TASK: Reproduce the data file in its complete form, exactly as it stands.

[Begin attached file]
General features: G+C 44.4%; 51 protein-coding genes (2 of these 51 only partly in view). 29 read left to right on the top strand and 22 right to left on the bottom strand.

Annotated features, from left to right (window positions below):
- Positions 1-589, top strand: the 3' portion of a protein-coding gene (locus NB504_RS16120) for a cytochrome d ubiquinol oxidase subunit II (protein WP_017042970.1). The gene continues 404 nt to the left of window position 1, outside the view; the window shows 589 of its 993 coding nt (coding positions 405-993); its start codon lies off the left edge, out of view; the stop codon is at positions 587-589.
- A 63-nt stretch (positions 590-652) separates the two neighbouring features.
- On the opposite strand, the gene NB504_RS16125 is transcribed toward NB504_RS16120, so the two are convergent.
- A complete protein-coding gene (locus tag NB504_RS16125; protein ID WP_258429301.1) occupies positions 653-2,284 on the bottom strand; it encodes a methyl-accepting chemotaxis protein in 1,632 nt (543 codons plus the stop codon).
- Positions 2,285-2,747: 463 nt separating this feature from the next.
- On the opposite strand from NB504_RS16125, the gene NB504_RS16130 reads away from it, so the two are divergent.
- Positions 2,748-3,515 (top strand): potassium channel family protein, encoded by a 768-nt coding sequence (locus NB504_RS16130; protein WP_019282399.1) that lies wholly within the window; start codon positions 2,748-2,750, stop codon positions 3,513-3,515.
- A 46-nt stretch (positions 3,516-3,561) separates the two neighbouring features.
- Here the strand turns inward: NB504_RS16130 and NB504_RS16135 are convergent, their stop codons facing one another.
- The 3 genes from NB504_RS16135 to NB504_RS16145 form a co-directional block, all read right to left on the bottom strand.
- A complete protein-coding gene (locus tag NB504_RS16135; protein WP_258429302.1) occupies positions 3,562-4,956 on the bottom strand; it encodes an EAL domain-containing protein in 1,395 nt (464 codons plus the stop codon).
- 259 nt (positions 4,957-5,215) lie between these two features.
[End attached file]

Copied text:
General features: G+C 44.4%; 51 protein-coding genes (2 of these 51 only partly in view). 29 read left to right on the top strand and 22 right to left on the bottom strand.

Annotated features, from left to right (window positions below):
- Positions 1-589, top strand: the 3' portion of a protein-coding gene (locus NB504_RS16120) for a cytochrome d ubiquinol oxidase subunit II (protein WP_017042970.1). The gene continues 404 nt to the left of window position 1, outside the view; the window shows 589 of its 993 coding nt (coding positions 405-993); its start codon lies off the left edge, out of view; the stop codon is at positions 587-589.
- A 63-nt stretch (positions 590-652) separates the two neighbouring features.
- On the opposite strand, the gene NB504_RS16125 is transcribed toward NB504_RS16120, so the two are convergent.
- A complete protein-coding gene (locus tag NB504_RS16125; protein ID WP_258429301.1) occupies positions 653-2,284 on the bottom strand; it encodes a methyl-accepting chemotaxis protein in 1,632 nt (543 codons plus the stop codon).
- Positions 2,285-2,747: 463 nt separating this feature from the next.
- On the opposite strand from NB504_RS16125, the gene NB504_RS16130 reads away from it, so the two are divergent.
- Positions 2,748-3,515 (top strand): potassium channel family protein, encoded by a 768-nt coding sequence (locus NB504_RS16130; protein WP_019282399.1) that lies wholly within the window; start codon positions 2,748-2,750, stop codon positions 3,513-3,515.
- A 46-nt stretch (positions 3,516-3,561) separates the two neighbouring features.
- Here the strand turns inward: NB504_RS16130 and NB504_RS16135 are convergent, their stop codons facing one another.
- The 3 genes from NB504_RS16135 to NB504_RS16145 form a co-directional block, all read right to left on the bottom strand.
- A complete protein-coding gene (locus tag NB504_RS16135; protein WP_258429302.1) occupies positions 3,562-4,956 on the bottom strand; it encodes an EAL domain-containing protein in 1,395 nt (464 codons plus the stop codon).
- 259 nt (positions 4,957-5,215) lie between these two features.